DEM defines public participation as people getting timely and accurate information, being heard at meaningful times, and if interested, contributing to the development of workable solutions.

    Community meetings will be organized to be accessible to those who wish to attend (considering public transportation, access for disabled, and potentially child care needs when identified as an issue by potential participants.) All meetings will be held at a convenient time, likely after working hours at a community center near the site. An atmosphere of “equal participation” among all involved should be established-avoiding panels, head tables, or auditorium presentations. Translation assistance for non-English speakers will be available when appropriate.

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  2. Greg Gerritt

    The meeting as described in this article reminds me of the dog and pony show I went to with the Navy recently,. They do not want to public to hear how other members of the public think the projects are truly evil and will do almost anything to avoid having to answer direct public questions. DEM is acting like a criminal in this case and aiding and abetting criminal behavior so as to ease the poisoning of our communities.

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  3. Duane Clinker

    These type of “hearings” are not hearings at all. They divide the public into scattered individuals. They do not give the public gathered together as community a chance to hear and comment on the debate together. They propagandize on behalf of the monied interests (who have the money) for the charts and paid staff, etc.

    Hearings of this type are, at their core, anti-democratic in what they intend. They are designed to gather names and minutes they can use in their application for their project without have an old-fashioned town-meeting type hearing.

    I am ashamed and saddened to learn that my former church would even make space for an event like this. I rather imagine it was presented to them by DEM or National Grid as a positive and democratic community meeting. But more thinking and investigation should have been done by the OTC. Such events that deny the public a chance to actually hear its own voice in the debate, frustrates in its ability to discuss and debate together, and limits their ability to organize for their own protection.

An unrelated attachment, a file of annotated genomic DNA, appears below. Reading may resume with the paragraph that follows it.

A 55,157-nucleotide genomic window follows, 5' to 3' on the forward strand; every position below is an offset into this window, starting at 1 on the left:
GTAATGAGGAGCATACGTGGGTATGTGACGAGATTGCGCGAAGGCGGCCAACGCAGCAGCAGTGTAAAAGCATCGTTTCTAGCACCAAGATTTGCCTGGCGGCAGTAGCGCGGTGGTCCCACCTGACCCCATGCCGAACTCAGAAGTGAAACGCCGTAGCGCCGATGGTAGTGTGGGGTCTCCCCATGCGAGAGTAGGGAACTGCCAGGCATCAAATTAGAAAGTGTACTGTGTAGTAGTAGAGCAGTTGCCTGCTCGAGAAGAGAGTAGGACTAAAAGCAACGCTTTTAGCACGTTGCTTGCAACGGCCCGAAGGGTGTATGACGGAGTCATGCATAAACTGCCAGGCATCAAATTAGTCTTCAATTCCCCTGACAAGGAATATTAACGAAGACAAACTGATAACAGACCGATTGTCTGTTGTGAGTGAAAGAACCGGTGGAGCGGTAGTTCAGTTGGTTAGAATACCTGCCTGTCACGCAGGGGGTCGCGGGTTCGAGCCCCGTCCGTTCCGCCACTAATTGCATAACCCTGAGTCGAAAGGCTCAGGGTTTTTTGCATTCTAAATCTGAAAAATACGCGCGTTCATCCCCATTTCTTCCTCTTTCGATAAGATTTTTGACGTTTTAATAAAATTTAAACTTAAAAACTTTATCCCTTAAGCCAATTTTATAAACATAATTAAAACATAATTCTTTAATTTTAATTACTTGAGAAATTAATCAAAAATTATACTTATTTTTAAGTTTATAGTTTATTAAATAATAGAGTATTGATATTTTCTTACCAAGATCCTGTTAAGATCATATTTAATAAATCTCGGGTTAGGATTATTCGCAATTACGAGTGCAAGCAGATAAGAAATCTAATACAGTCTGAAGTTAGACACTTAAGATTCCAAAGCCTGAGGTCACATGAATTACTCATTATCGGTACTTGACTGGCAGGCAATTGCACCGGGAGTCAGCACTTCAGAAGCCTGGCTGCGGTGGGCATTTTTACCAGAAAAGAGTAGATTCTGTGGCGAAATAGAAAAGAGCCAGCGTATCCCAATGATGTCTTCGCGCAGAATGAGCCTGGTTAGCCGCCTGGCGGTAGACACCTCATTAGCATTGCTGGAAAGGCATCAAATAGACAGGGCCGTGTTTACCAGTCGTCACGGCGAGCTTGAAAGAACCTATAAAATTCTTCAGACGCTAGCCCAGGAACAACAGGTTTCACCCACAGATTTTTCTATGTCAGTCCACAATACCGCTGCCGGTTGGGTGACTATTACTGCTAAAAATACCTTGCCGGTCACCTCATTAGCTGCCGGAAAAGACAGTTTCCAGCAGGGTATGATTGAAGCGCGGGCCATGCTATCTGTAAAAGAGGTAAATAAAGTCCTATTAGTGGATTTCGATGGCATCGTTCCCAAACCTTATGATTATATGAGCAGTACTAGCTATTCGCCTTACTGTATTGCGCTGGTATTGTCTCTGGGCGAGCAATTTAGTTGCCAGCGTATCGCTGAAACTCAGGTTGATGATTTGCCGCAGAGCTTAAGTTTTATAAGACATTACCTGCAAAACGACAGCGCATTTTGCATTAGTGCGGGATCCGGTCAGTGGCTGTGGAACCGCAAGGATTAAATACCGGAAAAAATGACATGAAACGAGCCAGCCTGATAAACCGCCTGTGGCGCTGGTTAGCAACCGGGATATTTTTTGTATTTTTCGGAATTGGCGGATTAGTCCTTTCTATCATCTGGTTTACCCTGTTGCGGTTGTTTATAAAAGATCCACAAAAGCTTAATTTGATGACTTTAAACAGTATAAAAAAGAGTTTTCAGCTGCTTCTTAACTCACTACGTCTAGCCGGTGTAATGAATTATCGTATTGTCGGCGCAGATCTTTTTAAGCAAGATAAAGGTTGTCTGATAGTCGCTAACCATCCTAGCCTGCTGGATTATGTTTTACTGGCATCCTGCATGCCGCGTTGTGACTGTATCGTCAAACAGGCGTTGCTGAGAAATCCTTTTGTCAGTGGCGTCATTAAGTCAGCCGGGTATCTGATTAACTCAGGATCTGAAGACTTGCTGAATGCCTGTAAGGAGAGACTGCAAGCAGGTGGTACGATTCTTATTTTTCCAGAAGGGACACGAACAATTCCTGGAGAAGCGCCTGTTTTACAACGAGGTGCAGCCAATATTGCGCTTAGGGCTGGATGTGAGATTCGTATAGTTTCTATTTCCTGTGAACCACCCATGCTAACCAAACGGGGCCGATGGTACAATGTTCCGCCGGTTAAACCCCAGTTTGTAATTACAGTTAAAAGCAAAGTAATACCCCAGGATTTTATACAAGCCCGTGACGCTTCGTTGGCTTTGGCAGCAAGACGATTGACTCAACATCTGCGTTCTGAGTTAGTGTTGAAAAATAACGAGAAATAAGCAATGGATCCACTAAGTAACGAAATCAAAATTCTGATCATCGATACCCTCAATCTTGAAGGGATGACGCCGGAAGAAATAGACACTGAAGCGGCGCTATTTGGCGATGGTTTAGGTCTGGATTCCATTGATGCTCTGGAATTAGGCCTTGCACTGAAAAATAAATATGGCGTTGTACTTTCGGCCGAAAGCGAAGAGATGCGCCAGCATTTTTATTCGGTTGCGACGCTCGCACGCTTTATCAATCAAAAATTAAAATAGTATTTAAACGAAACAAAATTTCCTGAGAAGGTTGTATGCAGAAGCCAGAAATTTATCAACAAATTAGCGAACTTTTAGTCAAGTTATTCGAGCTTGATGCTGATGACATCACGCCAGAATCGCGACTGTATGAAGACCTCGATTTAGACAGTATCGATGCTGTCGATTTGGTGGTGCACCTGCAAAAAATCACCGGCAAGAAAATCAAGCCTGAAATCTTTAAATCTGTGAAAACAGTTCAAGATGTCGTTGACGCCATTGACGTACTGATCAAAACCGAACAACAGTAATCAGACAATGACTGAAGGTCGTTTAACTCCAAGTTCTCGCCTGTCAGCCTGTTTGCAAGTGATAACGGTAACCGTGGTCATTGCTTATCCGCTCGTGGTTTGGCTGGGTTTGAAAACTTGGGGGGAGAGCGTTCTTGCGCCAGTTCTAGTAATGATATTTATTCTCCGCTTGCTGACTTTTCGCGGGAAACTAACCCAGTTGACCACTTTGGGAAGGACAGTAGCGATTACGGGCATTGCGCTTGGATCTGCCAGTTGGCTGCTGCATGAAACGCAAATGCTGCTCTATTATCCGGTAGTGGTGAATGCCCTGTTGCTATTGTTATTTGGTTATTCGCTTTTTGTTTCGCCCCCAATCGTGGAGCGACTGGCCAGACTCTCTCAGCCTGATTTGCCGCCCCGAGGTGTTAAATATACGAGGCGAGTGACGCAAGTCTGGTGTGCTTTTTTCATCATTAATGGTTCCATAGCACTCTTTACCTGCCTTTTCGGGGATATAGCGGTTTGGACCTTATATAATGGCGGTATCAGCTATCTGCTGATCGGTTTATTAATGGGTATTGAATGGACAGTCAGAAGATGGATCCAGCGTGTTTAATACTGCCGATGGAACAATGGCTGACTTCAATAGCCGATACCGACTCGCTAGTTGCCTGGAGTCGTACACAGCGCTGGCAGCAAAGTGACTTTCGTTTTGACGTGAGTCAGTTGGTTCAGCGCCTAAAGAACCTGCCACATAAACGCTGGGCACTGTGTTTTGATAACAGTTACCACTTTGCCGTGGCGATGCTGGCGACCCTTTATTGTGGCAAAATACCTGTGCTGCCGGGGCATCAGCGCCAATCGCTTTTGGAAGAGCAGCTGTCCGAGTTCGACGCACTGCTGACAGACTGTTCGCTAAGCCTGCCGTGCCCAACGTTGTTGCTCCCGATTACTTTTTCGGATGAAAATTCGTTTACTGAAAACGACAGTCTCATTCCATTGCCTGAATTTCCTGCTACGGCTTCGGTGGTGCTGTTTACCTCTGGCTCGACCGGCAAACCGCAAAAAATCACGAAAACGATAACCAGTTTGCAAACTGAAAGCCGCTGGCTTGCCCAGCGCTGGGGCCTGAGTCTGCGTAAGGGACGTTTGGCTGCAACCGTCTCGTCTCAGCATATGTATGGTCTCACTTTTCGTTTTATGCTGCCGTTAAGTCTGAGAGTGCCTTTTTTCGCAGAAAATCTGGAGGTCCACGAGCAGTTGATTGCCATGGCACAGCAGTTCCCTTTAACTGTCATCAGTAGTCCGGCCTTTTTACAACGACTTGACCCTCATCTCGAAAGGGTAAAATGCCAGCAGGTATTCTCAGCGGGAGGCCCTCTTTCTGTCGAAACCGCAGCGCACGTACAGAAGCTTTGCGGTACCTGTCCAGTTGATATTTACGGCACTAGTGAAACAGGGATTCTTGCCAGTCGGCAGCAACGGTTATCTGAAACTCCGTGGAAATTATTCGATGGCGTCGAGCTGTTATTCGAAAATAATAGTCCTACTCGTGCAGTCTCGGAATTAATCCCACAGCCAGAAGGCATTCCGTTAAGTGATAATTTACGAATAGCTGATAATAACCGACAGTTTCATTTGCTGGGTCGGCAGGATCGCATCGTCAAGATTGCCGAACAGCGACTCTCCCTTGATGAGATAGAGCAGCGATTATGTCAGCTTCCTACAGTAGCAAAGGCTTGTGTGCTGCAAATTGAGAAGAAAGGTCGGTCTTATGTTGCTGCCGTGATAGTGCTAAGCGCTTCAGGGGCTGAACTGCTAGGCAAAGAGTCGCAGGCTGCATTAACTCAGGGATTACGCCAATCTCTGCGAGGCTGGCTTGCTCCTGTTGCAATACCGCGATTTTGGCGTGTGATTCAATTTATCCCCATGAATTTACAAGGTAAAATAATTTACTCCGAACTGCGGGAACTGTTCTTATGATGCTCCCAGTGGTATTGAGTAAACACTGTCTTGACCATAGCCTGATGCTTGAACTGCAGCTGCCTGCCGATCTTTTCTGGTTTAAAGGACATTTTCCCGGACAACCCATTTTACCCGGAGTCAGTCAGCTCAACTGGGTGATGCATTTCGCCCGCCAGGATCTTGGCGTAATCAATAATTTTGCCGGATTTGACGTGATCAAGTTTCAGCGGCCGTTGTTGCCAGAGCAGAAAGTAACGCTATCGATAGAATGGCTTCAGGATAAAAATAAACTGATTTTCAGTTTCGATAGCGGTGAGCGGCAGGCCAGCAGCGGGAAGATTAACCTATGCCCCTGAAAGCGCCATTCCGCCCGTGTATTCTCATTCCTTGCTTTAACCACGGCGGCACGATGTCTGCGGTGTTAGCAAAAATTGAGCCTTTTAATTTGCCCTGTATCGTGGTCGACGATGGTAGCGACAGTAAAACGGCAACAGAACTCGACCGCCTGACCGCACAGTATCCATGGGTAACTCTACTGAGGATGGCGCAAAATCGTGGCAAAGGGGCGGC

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  4. m. bessette

    If there’s a takeaway from this overly-administered, PR-style meeting it’s that it faithfully reflects the institutional impediments precluding change for the better. RI DEM’s regulatory process, like nearly every state-environmental agency’s, is predicated on perpetuating the hydrocarbon-capitalist paradigm, first and foremost. Abstract from Mr. Martello’s remarks and you hear, ‘The purpose of cleaning up a contaminated site is so that another round of contamination can take place.’ This is why defensive posturing (jurisdictional boundaries, delimited authority, etc.) shouldn’t sound all that peculiar since it merely derives from the way that public health and the common good aren’t, in essence, DEM’s guiding principles. And this goes ditto for that quasi-governmental agency, FERC, which is outstandingly efficient at doing the bidding of big energy.